The New Orleans Saints' defense had a bounty program that paid players for injuring opponents and for making interceptions and fumble recoveries, the National Football League said Friday.
The program involved as many as 27 defensive players, at least one
assistant coach, and was active during the 2009, 2010 and 2011 seasons,
said the league.
"The payments here are particularly troubling because they involved
not just payments for 'performance,' but also for injuring opposing
players," NFL Commissioner Roger Goodell said in a statement.
"It is our responsibility to protect player safety and the integrity
of our game, and this type of conduct will not be tolerated. We have
made significant progress in changing the culture with respect to player
safety and we are not going to relent," he added.
Goodell has received the results of an NFL investigation into the
Saints' program and will decide on discipline, which could include
fines, suspensions and forfeiture of draft choices, the NFL said.
Saints owner Tom Benson released a statement acknowledging the probe and calling its results "troubling."
"I have offered and the NFL has received our full cooperation in
their investigation. While the findings may be troubling, we look
forward to putting this behind us and winning more championships in the
future for our fans," he said.
According to the NFL, Saints players regularly contributed cash to a
pool, the total of which may have been as high as $50,000 or more at its
peak. They were paid $1,500 for a "knockout," when an opposing player
was not able to return to the game, and $1,000 for a "cart-off," when an
opposing player had to be carried off the field. In some cases,
particular players on the opposing team were targeted, the NFL said.
The program was administered by then-defensive coordinator Gregg
Williams, with knowledge of other coaches, said the league. Head coach
Sean Payton did not directly participate, nor was he involved in the
administration of the program, however, he knew about the allegations
and failed to stop it, the NFL said.
Williams, who is now defensive coordinator for the St. Louis Rams,
released a statement on the allegations, the New Orleans Times-Picayune
"It was a terrible mistake, and we knew it was wrong while we were
doing it. Instead of getting caught up in it, I should have stopped it. I
take full responsibility for my role. I am truly sorry. I have learned a
hard lesson and I guarantee that I will never participate in or allow
this kind of activity to happen again," the newspaper quoted him saying.
SI: Saints look at severe penalties for bounty system
Saints players were also allegedly paid for interceptions and fumble
recoveries. Payouts doubled and tripled during the playoffs, the NFL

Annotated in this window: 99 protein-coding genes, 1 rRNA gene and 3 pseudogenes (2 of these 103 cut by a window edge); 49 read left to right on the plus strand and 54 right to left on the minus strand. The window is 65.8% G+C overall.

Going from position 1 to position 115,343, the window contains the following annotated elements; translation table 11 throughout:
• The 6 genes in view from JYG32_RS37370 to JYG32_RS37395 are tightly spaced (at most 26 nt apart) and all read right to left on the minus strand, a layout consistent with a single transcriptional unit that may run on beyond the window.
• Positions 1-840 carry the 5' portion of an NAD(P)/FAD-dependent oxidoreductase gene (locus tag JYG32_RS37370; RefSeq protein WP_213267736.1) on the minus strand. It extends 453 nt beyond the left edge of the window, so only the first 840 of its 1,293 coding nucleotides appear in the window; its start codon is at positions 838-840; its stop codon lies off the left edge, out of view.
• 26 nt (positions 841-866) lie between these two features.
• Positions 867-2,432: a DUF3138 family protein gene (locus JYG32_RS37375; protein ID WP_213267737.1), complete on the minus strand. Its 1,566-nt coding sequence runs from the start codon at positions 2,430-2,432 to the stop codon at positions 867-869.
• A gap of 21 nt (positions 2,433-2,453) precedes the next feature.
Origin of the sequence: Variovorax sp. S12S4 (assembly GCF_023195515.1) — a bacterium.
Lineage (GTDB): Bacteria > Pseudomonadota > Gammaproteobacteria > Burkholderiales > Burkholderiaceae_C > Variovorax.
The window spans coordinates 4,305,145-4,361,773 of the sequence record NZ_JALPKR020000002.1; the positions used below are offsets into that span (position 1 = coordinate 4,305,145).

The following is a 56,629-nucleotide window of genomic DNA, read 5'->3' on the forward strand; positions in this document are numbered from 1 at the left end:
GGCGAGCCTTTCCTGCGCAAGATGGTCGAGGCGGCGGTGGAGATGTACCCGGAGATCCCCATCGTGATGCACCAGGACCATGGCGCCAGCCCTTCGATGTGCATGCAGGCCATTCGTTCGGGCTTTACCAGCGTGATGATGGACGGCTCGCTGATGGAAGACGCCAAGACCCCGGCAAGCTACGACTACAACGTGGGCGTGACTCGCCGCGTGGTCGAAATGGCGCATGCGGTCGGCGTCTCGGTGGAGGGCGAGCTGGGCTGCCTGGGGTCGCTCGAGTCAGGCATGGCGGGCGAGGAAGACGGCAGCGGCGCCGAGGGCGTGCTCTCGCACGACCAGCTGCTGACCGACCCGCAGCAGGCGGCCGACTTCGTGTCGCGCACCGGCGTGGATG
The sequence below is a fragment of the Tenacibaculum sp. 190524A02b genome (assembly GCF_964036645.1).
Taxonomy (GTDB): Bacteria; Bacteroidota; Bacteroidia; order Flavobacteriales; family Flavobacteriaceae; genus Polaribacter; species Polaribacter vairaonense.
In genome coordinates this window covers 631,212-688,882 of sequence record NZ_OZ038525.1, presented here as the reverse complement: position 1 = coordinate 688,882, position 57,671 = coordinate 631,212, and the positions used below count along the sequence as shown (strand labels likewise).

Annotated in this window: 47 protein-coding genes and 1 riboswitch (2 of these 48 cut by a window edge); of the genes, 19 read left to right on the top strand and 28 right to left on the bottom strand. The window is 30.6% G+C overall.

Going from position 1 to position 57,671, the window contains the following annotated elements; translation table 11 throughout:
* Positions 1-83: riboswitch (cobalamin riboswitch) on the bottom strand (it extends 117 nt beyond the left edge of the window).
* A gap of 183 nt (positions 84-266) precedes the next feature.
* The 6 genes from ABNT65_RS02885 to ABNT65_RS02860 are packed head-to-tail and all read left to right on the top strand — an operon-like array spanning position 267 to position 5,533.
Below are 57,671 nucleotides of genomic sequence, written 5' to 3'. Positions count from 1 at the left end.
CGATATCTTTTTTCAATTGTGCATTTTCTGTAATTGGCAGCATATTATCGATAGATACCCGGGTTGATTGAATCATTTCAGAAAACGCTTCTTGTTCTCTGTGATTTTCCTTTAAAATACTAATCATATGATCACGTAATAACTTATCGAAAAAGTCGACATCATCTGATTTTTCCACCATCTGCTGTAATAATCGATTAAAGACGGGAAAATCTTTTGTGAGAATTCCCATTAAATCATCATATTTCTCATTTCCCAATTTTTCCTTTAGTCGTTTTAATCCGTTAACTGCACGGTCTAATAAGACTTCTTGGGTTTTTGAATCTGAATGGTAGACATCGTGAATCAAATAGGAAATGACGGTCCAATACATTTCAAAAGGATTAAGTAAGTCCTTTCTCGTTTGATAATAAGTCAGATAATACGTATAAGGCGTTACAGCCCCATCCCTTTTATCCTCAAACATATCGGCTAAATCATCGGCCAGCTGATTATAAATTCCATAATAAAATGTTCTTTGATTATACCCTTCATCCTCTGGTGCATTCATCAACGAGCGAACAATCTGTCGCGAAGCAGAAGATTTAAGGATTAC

said. The New Orleans Saints won the Super Bowl after the 2009 season.
"There is no question that a bounty program violates long-standing
league rules. Payments of this type -- even for legitimate plays such as
interceptions or fumble recoveries -- are forbidden because they are
inconsistent with the Collective Bargaining Agreement and well-accepted
rules relating to NFL player contracts," said the league.
It informed the NFL Players Association about the Saints'
investigation earlier Friday. The NFLPA said it would review the
information and stressed that health and safety issues are "paramount."
The NFL has been under fire of late as hundreds of former players and
their families are currently suing the league for alleged negligence,
claiming that it didn't do enough to mitigate the risks despite what
many say is an inherently dangerous sport.
An attorney for former Philadelphia Eagles fullback Kevin Turner,
Stephen F. Rosenthal -- whose Miami-based firm represents 137 other
players and their families who've filed a class-action suit against the
league -- said Turner has likely suffered from undiagnosed concussions.
He accused the league of deliberately withholding information deemed
critical to player safety.
Stars such as former quarterback Jim McMahon, as well as running
backs Jamal Lewis and Dorsey Levens, have filed similar lawsuits in
states across the country.
Attorneys representing Lewis and Levens accuse the league of having
used a "hand-picked committee of physicians" to misrepresent evidence of
the effects of head trauma, particularly concussions.
The league denies the claims and released a statement saying it "has
long made player safety a priority and continues to take steps to
protect players and to advance the science and medical understanding of
the management and treatment of concussions."
"The NFL has never misled players with respect to the risks
associated with playing football," the statement added. "Any suggestion
to the contrary has no merit."
The league has in recent years also made strides to strengthen rules
that govern on-the-field conduct, while adding sideline medical staff --
unaffiliated with the teams -- to more independently evaluate injured
In 2005, the league banned the practice of tackling a player by using
his shoulder pads, a move commonly referred to as a "horse-collar"
tackle, after concluding it commonly resulted in injury.
It also strengthened a 1979 rule prohibiting players from using their
helmets to butt, or "spear" players during a tackle -- a rule that
critics often complained had lacked enforcement.